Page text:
There appears to be a growing revolt against the Government's apparent wish to cramp education into pure skills acquisition. Motions at the University and College Union conference earlier this year similarly rejected an instrumentalist approach to education for immediate job skills in favour of a much more productive and flexible education for life.
Assertions and resolutions, however, are not enough. Damage is already being done within the higher education system in a well-meant but pedagogically mistaken attempt to respond to government pressure. Thus skills-only courses are being introduced everywhere to show that we are on-message. The aim is to placate the auditors and funding councils by showing that all the right boxes can be ticked to show delivery.
Yet no proof has ever been supplied that this arrangement actually produces the required pedagogic outcome. In fact, it doesn't. Technical skills taught in isolation, outside a knowledge framework, are hard to absorb and quickly forgotten.
Who has not had the experience of being instructed in some new technique or methodology - for example, when acquiring a new machine or gadget? At the time, everything seems clear but, unless the information is underpinned by a deeper understanding and engrained by regular practice, memories of the instruction quickly fade, despite people's best intentions. Thus it often happens that, after a lapse of time, the teaching has to be done all over again.
Take the case of history, which is a subject that employs many craft skills. These are best learnt, as in a traditional apprenticeship, "on the job", when they become knowledge-based. Now, however, there is pressure everywhere to provide separate courses on historical skills. The result is a fragmented set of sessions that fail to hold the students' attention. One week it is "databases for historians"; next week, "the significance of oral history"; then "the techniques of prosopography" or "advice for historians in the archive" and so forth; all the way through to a culminating session on "ethical dilemmas for historians".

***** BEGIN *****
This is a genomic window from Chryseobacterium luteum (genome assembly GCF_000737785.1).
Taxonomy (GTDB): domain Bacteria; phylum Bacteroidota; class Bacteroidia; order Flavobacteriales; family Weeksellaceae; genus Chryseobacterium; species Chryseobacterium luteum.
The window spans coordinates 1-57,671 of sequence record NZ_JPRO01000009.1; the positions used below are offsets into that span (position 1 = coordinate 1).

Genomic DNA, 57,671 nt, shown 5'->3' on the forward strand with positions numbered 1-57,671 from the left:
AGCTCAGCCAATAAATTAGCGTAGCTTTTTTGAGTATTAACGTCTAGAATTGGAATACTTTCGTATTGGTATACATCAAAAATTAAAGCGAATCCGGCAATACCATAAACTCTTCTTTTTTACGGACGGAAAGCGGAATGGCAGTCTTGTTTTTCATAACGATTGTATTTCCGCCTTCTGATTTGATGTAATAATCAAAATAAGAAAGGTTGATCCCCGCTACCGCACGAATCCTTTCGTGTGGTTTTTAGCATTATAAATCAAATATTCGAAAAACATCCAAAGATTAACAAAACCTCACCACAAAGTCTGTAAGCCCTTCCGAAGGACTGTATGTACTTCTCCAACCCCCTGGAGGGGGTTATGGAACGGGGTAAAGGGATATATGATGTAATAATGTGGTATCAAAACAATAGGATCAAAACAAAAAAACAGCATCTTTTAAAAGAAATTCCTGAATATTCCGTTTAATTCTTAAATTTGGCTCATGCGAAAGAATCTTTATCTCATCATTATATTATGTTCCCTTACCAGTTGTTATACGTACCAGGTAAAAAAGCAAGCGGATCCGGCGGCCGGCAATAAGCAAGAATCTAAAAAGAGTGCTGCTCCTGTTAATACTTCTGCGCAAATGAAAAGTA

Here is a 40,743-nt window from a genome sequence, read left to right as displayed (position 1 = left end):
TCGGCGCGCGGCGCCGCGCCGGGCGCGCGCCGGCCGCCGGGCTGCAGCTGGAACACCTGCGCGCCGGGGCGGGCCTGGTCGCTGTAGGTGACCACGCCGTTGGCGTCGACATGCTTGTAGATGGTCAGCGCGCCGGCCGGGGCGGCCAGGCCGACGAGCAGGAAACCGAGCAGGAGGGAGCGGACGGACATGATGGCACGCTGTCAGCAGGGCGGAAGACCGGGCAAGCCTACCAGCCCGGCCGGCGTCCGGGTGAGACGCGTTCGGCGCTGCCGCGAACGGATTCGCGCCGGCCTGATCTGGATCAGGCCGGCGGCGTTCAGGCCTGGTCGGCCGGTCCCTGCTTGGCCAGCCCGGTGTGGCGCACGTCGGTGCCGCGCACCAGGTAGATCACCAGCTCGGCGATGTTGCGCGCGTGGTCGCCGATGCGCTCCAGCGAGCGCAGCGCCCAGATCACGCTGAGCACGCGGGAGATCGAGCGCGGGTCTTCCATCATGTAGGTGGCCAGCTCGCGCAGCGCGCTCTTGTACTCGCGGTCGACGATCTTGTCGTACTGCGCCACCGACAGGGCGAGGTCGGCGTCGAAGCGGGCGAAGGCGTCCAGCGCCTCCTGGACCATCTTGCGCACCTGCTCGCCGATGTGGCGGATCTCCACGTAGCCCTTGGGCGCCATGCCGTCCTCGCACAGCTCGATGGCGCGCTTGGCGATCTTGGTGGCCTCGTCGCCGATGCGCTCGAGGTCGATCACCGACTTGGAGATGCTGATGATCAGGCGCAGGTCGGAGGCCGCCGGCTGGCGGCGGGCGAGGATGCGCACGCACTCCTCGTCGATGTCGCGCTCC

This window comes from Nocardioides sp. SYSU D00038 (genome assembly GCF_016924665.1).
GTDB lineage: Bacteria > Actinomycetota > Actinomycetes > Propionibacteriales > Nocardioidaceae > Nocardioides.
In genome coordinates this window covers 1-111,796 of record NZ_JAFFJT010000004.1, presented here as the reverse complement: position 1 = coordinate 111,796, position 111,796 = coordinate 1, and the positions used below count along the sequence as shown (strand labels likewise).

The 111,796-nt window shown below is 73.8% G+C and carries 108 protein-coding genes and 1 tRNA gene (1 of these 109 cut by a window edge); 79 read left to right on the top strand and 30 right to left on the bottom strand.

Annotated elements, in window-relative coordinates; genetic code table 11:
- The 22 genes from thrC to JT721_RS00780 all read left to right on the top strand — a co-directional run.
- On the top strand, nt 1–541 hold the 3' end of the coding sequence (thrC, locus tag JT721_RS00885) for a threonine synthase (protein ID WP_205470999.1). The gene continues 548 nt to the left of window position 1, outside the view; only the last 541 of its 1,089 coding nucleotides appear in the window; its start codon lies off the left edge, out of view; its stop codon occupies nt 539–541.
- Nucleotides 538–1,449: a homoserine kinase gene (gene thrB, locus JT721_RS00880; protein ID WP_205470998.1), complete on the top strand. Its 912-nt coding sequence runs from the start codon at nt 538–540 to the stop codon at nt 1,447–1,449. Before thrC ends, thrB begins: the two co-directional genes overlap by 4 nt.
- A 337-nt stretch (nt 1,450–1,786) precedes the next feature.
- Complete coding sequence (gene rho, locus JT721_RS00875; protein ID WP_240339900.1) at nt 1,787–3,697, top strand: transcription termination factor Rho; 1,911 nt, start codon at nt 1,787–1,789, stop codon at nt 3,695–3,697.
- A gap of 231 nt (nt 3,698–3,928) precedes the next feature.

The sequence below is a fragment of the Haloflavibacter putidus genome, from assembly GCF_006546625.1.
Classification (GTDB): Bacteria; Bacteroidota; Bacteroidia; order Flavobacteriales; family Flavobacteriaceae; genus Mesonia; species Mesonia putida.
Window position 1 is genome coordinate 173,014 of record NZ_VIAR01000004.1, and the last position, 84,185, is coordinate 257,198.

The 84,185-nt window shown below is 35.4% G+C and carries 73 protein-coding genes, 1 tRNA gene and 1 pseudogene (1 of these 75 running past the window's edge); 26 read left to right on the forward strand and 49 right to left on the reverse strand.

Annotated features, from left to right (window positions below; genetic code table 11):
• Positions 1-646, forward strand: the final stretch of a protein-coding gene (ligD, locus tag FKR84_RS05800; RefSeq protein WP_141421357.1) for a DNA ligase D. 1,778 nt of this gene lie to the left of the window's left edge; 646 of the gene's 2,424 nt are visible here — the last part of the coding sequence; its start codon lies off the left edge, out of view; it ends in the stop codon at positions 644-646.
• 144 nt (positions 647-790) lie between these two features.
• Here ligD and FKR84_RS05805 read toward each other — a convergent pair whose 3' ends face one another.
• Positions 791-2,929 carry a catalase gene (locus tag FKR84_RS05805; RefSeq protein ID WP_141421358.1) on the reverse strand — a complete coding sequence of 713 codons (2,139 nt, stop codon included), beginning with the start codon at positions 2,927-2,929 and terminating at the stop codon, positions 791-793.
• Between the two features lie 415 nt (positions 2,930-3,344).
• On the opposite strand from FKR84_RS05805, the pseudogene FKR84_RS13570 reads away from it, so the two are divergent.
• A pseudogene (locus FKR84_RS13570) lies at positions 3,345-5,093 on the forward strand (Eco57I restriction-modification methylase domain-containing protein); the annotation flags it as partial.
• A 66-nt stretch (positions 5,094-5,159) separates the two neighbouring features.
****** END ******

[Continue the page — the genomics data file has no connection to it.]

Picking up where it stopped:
Each session is relevant and important in the right context - but the skills-only course is not embedded into a developing knowledge-based programme that will provide such a context.
Students become frustrated and bored. They are all required to sit through everything, whatever their prior expertise. Skills they have encountered in BA courses are described again in MA courses and then, if they continue further, in courses on skills for PhD students. There is no scope for flexible adjustment to individual requirements.
Students protest or simply absent themselves. They don't learn the things that they need to learn. The courses are put together by committee. It is often hard to find tutors who are willing to teach skills-only courses, with the result that the task is done by a rota of conscripts, thus adding further fragmentation to an already fragmented programme. An air of obedient weariness characteristically envelops these skills-only courses, instead of the enthusiasm and commitment that good teaching and learning require.
I was recently required, as part of a process of syllabus "reform", to divide a successful MA course in to the genesis of historical concepts and skills. Now there are two sundered half-units. The result is that the concepts half-unit is too heady and overwhelming, unleavened by the practical processes, and the skills half-unit is too bitty, despite the best efforts of the tutors.
Why has this been done? No students had requested it. But the substitution was apparently "required" by the Zeitgeist, as interpreted by university policymakers and course validators. As a result, the push to teach skills in separate courses is overriding the professional advice of the tutors who actually teach these desirable things.
Providing separate courses on knowledge and on skills is like providing separate courses on walking with the right leg and walking with the left leg. Both teaching experiences are devalued.
And the skills component is particularly damaged, leaving the students hobbling awkwardly with a mish-mash of "unlocated" and easily forgotten information - hence at some future date they will need instruction all over again.
So we should return to embedded skills. Certainly, such teaching needs to be done much more explicitly than was done in the old days. Learning embedded skills without being able to identify what they are is not good enough.
But such an explicit awareness is not hard to integrate into a knowledge-based syllabus, with a carefully graduated programme. In other words, we should drop skills-only courses that look good on the audit trail but don't work. And we should continually remind the world of the great educational truth that real skills depend upon real knowledge.